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It frustrates me to no end when I see butcher jobs like this happen, good to see john came to your rescue.

Just in case some one else has the same situation

My process for the repair would have been to remove the post, cook it in some alum to get rid of any old steel grub screws, then using hard solder fill the post damage back in and file it all smooth, redrill the hole and insert a new screw.

This retains the original post and makes it functional and aesthetically pleasing
 

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Maybe I missed it but I don't think it was mentioned what this actually is? This is an unfortunate old method of trying to remove screws with damaged slots. Even more unfortunate that it's probably still used now, though at least not as much. Basically someone uses some kind of saw to cut a slot in the screw, and cuts the post along with it. It's not that common, but you see this occasionally both for Conn set screws and for pivot and rod screws on any model sax.

There are two problems with it. First, it damages the post, and second, if the slot is ruined it usually means the screw is stuck, so there is even more chance of them repeating this, ruining it even more, etc.
In this case it probably didn't work in one direction so they tried another. Not that I would ever suggest this method, but in this case it looks like whatever they used to cut was too thick anyway and would never work, damage to the post or not.

Sounds like the problem is solved and the post will be replaced, but FWIW, with the ability and the right tools, it is actually possible to cut a new slot in a screw buried in a post with a damaged slot, without damage to the post. It works in most cases, in fact it nearly always does. It is extremely rare that I have to resort to alum or anything like that, which is what I do too when nothing else works. It is not really possible to do with a regular dremel, not enough precision and control (it wouldn't be surprising if that X was done with a dremel).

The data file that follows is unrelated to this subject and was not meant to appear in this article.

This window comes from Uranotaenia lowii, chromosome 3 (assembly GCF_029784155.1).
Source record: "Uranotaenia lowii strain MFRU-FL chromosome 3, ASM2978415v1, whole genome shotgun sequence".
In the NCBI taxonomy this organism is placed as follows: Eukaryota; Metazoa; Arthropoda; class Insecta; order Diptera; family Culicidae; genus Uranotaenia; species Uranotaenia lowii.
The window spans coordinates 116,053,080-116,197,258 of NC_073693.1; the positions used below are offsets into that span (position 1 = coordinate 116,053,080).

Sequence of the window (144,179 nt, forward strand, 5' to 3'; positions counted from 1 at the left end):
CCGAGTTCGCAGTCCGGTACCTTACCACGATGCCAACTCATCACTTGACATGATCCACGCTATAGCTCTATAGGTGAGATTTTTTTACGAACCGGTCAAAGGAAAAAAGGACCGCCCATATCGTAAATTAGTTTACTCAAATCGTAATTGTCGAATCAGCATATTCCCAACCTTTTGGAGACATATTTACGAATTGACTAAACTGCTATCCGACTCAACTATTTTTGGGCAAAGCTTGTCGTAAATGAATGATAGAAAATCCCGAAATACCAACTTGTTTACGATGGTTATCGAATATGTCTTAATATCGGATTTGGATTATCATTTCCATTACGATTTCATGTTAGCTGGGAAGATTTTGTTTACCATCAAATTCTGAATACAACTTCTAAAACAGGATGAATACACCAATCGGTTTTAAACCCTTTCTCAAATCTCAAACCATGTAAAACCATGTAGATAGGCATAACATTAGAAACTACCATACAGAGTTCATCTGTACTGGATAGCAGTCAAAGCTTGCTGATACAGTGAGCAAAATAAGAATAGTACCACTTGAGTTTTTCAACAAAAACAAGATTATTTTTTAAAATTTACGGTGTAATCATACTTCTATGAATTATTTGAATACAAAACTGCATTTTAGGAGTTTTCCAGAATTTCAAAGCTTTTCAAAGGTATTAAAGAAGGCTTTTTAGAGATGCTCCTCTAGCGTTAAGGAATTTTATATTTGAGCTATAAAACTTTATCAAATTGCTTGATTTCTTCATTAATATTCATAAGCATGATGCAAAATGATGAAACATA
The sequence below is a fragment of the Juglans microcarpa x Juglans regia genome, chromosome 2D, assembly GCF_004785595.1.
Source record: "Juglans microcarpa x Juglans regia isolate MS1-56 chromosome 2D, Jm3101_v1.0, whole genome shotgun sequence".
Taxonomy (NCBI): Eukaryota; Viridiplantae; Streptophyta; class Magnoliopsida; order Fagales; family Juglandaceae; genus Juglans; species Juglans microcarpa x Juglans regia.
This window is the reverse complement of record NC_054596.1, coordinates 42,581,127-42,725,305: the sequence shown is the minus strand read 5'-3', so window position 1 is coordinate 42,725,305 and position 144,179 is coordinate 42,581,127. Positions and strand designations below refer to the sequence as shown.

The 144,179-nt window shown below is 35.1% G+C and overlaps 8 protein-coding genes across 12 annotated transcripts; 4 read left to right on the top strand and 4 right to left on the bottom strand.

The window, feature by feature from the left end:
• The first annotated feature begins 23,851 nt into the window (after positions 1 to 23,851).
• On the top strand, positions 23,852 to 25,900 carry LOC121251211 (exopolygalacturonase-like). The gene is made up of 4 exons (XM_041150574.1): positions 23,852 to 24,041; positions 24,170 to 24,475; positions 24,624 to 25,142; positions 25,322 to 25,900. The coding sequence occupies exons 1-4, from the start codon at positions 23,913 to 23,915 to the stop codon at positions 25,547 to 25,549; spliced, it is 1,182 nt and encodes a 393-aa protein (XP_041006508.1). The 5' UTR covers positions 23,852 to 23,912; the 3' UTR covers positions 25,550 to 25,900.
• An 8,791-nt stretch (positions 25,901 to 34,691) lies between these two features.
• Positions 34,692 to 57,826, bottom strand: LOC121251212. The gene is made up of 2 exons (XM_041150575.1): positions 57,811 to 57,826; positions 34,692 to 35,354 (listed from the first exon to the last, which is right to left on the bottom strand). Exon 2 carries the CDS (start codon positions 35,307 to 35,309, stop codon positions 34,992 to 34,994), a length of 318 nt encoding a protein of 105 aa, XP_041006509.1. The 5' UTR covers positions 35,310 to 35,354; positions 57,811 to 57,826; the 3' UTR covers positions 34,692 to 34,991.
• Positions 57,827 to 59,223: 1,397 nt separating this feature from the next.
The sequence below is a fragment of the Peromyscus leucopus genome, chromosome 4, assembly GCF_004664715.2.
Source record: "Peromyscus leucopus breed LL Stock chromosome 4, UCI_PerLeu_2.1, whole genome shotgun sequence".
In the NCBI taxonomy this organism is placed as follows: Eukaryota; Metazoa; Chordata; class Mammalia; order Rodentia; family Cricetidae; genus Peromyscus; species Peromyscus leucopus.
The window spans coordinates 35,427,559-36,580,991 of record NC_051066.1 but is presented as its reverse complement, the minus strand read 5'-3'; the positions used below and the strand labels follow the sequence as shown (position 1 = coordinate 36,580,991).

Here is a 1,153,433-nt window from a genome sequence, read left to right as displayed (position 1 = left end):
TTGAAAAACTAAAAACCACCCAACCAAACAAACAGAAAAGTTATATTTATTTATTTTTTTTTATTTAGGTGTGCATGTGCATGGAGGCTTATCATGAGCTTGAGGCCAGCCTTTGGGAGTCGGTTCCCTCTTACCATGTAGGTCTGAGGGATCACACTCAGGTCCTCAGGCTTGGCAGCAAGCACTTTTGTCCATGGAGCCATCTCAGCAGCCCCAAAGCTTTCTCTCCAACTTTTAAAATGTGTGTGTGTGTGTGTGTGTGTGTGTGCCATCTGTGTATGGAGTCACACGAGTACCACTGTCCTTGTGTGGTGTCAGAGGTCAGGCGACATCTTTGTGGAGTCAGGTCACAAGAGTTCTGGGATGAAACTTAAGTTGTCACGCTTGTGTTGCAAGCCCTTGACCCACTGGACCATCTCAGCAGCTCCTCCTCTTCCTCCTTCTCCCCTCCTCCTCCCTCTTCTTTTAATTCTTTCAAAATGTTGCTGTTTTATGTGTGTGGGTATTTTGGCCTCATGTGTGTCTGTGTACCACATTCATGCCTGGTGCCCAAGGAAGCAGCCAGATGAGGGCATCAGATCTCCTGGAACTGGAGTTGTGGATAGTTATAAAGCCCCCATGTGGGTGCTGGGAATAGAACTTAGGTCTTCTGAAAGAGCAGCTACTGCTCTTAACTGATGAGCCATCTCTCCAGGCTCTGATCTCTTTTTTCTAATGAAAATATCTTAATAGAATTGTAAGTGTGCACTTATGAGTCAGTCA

Of course that doesn't solve the (most likely cosmetic) issue of the X there, but that is a separate problem and depends on time, budget, availability, etc.
 

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Forum Contributor 2016-17
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Discussion Starter · #24 ·
Maybe I missed it but I don't think it was mentioned what this actually is? This is an unfortunate old method of trying to remove screws with damaged slots. Even more unfortunate that it's probably still used now, though at least not as much. Basically someone uses some kind of saw to cut a slot in the screw, and cuts the post along with it. It's not that common, but you see this occasionally both for Conn set screws and for pivot and rod screws on any model sax.

There are two problems with it. First, it damages the post, and second, if the slot is ruined it usually means the screw is stuck, so there is even more chance of them repeating this, ruining it even more, etc.
In this case it probably didn't work in one direction so they tried another. Not that I would ever suggest this method, but in this case it looks like whatever they used to cut was too thick anyway and would never work, damage to the post or not.

Sounds like the problem is solved and the post will be replaced, but FWIW, with the ability and the right tools, it is actually possible to cut a new slot in a screw buried in a post with a damaged slot, without damage to the post. It works in most cases, in fact it nearly always does. It is extremely rare that I have to resort to alum or anything like that, which is what I do too when nothing else works. It is not really possible to do with a regular dremel, not enough precision and control (it wouldn't be surprising if that X was done with a dremel).